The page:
When discussing strings, it is useful to talk about tension. Consider a small piece of string from to , with

In the case of transverse oscillations, the longitudinal force is negligible and so it is only neccessary to compute the net vertical force. If we let be the tension, we find that for a small amount of vertical force

Since the length of the string is and if we denote the mass per unit length by , the total mass is . According to Newton’s second law,

This is a just wave equation describing a wave with transverse velocity .

To compute the action for a nonrelativistic string, we must find the Lagrangian, . In this case, the kinetic energy, is equal to the sum of the kinetic energies of all the infinitesimal pieces of the string:

The potential energy, can be thought of as the spring potential when a piece of string with ends at and is stretched by in the x-direction and in the y-direction. The change in length can be computed as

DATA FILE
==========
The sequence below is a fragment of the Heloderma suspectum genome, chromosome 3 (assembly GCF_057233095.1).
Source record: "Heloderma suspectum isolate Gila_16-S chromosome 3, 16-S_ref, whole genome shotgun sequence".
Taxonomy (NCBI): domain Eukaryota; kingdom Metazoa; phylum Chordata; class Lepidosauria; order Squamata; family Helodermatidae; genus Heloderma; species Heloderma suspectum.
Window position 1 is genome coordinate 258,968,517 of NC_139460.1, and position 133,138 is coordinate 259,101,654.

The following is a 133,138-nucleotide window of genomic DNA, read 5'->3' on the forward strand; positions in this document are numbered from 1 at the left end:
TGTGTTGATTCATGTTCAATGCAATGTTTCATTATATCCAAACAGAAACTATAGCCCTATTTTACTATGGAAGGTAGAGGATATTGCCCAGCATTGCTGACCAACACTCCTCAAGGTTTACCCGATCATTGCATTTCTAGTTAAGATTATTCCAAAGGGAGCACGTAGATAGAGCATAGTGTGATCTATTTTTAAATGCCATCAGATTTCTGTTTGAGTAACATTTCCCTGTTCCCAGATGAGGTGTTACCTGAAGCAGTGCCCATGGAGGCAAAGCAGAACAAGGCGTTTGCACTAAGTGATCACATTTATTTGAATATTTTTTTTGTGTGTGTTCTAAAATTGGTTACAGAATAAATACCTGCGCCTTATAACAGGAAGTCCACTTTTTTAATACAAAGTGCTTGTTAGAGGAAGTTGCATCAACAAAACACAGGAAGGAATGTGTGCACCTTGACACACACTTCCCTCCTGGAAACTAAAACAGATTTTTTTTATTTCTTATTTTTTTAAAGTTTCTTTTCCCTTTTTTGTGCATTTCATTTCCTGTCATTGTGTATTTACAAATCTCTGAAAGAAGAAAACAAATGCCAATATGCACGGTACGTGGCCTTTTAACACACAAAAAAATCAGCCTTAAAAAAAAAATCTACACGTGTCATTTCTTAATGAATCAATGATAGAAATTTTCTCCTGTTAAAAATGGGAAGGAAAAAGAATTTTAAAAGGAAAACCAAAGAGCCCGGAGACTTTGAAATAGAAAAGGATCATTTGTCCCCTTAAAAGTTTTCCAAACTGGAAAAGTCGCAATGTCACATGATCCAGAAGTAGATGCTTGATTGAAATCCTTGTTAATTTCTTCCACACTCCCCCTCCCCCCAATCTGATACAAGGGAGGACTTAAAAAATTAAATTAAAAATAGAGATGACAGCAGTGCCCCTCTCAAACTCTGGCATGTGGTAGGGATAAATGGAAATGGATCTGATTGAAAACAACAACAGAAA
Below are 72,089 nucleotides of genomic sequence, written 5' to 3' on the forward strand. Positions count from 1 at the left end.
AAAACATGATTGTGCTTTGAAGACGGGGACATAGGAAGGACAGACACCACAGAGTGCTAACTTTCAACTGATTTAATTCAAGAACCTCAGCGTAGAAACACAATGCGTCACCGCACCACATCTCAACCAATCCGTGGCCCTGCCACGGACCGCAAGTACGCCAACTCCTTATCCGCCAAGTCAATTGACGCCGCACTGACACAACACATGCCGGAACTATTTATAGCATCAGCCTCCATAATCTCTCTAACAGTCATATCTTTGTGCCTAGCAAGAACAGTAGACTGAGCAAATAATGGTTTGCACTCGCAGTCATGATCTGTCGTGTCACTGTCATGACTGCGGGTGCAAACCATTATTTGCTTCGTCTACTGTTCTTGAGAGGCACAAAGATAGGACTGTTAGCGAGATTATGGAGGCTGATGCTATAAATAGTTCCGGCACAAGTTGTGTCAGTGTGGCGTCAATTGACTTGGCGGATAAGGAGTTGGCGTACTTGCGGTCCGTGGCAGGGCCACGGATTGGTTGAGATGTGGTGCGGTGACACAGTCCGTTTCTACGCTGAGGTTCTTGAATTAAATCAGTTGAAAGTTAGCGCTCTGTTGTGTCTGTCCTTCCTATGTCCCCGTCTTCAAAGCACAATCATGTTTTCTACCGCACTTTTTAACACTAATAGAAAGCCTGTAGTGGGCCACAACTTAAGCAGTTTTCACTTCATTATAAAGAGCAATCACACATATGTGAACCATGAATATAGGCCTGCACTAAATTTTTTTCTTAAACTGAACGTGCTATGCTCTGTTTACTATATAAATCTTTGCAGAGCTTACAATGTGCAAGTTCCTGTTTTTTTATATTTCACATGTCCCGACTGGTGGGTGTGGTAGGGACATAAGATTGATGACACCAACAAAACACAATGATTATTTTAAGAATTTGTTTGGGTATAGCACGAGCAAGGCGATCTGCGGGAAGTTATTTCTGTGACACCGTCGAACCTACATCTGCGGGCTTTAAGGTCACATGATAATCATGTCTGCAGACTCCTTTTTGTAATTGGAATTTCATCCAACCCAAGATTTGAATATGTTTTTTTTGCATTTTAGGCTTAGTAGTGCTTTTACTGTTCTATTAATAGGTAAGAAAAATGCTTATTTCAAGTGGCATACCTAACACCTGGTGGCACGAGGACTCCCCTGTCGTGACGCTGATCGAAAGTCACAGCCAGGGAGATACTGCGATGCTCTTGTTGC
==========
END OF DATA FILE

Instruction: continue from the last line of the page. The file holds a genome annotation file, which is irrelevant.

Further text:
so our potential becomes

Our Lagrangian is therefore

and so our action becomes

By varying by and using the Euler-Lagrange equation,

we are able to get the equation of motion:

where

Close examination reveals this to be the wave equation.

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Sean, do you want to comment on the identity of and . If memory serves these are momentum densities, right?

That’s correct, these are the conjugate momenta. I suppose the notation should actually read

where

I’d like to know more about those in general. In the case of a system with finite degrees of freedom we can use the Lagrangian to create a map (Legendre transform) between the tangent bundle and cotangent bundle. I’ve been interested in what happens if there are an infinite number of freedoms. I’d really like to know the connection between classical differential geometry and the Hilbert spaces where such functions (with infinite number of freedoms) live.

and this is where i get lost having no differential geometry or functional analysis background. There’s obviously more behind the scenes.